The opening panel session of the annual PERE America Summit in New York this week touched briefly on the US mid-term elections which saw Democrats win the House of Representatives and Republicans consolidate their grip on the Senate, a result one panelist described as an outcome “we both expected and underwrote.”

That was that. From then onward, speakers shared with the event’s 300-plus attendance ideas and concepts that should see institutional capital navigate the next downturn. Here are five of them:

1. Move over B-to-B, it’s all about B-to-B-to-C now: In every asset class, creating core real estate will depend on factoring the driving forces for a tenant’s customers into the strategy. “The WeWork effect is forcing us to think not only about attracting tenants into buildings but building environments optimal for the end-user,” one panelist said. What’s more, “amenitization” is applicable across all asset classes, another added. Landlords not switching their modus operandi to service provider will be left behind.

2. Alternatives no more: Twenty-five years ago, multifamily residential was considered alternative. Today it is private real estate’s second most institutional asset class, PERE’s audience was told. Assumptions about how to underwrite the sector’s myriad asset types are changing. “What is more core, a midtown Manhattan office or a student housing complex in Texas that has been 100 percent leased over the last 10 years?” one investor asked. “I’d argue the student housing.”

3. Obsolescence is not an option: From opening speaker, Abu Dhabi Investment Authority’s global real estate head Tom Arnold, through the panels, the consensus was clear: obsolete real estate must be reimagined. From hotels reconfiguring lobby space to entice non-guests to outmoded retail being converted for flexible use, underutilized real estate is fast becoming taboo. “I’m waiting for the WeWork of retail,” one panelist said of the latter. “That’s the gamechanger someone is going to figure out.”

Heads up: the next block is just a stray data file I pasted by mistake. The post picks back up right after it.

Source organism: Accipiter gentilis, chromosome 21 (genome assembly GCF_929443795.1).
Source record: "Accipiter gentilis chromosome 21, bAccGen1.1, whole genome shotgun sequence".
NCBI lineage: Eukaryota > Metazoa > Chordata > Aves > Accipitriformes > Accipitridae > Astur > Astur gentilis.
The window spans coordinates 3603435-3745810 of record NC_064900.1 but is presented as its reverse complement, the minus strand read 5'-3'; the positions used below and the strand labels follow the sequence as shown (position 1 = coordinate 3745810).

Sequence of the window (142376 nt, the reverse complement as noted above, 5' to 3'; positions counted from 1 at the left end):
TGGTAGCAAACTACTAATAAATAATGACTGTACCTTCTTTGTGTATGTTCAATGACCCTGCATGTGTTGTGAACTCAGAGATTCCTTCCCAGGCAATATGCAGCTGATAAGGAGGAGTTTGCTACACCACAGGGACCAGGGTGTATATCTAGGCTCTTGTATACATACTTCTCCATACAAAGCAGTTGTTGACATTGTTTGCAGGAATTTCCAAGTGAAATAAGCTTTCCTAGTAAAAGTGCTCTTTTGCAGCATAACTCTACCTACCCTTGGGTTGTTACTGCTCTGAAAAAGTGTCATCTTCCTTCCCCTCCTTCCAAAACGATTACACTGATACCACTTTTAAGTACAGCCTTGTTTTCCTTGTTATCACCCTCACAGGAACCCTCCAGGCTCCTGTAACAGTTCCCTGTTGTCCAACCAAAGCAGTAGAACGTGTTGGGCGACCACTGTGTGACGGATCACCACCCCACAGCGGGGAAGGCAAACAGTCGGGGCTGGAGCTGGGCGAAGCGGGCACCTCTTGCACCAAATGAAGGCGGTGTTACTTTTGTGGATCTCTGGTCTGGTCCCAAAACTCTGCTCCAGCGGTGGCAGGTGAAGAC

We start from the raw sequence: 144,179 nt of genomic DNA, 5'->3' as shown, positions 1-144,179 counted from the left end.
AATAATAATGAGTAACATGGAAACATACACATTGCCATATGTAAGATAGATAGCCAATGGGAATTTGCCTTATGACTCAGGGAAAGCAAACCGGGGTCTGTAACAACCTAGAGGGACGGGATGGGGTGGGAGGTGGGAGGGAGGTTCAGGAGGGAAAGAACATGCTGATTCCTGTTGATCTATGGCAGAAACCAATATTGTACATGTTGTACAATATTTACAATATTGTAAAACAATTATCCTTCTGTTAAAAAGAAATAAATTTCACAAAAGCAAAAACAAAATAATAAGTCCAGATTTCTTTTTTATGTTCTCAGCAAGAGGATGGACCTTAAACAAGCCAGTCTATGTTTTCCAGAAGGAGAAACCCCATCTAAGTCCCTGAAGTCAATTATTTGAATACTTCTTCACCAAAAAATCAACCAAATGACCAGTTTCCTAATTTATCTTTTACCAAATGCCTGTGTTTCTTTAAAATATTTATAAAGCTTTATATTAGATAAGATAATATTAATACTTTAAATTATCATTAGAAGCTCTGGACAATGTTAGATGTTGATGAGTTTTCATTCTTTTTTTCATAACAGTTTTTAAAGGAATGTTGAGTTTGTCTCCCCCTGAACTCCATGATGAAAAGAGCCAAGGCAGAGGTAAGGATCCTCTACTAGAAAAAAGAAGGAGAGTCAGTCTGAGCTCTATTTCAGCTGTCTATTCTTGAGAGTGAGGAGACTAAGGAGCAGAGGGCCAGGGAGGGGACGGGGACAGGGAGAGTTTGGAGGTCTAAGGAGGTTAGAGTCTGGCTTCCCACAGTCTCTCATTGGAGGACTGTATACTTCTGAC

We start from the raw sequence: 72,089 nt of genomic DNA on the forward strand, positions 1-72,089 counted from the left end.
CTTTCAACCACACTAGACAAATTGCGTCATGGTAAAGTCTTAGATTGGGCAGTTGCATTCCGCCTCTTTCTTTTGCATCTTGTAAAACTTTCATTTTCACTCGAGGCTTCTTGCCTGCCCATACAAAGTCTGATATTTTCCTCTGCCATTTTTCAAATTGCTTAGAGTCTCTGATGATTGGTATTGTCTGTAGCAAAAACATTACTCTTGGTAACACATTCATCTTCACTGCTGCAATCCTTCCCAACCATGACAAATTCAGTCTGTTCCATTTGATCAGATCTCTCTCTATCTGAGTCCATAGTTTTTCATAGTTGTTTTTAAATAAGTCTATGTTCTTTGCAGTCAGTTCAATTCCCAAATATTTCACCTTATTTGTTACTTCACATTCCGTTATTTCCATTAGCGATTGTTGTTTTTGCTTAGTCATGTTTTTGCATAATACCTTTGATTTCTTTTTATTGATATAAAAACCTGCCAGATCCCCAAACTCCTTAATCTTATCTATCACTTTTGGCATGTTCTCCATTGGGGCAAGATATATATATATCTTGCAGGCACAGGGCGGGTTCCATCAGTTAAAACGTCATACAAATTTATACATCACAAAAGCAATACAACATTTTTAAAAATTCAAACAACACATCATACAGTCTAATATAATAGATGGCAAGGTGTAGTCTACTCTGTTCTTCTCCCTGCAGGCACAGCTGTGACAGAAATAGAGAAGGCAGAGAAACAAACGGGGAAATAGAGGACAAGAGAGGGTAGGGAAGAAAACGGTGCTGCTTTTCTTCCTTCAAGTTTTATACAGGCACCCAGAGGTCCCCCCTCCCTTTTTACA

4. Misconceptions about credit vehicle homogeneity will give way: Debt fund proliferation is here to stay. According to PERE’s research, the last four years have seen growth from 15 percent of total fundraising in 2014 to 29 percent last year. Panelists pointed out these vehicles no longer focus solely on higher risk-and-return profiles, as some assume. “Debt funds now also run the risk-return spectrum, just as equity does,” one manager said.

5. Sidecar demand will kill off ad hoc behavior: One panelist ran a survey that revealed 98 percent of co-investors intended to keep or extend quantums of co-investments. Predictably, these supplementary vehicles are sophisticating. Another panelist posited co-investment vehicle documentation will be entirely pre-negotiated, as opposed to its situational and often cumbersome nature today. This way, discretion will not even be much of a factor: “Investors just need to sign off,” making this growing capital cohort a far more dextrous proposition.

Most likely, the late-cycle characteristic of US real estate is forcing institutional investors and managers to make through-cycle prognostications, whether it be at the vehicle, asset or even occupier level. But as PERE’s panelists agree, that is the only way to operate in a market where 3.5 percent cap-rates seem ever less attractive against treasuries trading at just 50 basis points lower. As ADIA’s Arnold put it: “You have to keep reinventing yourself or you’ll just fall behind.”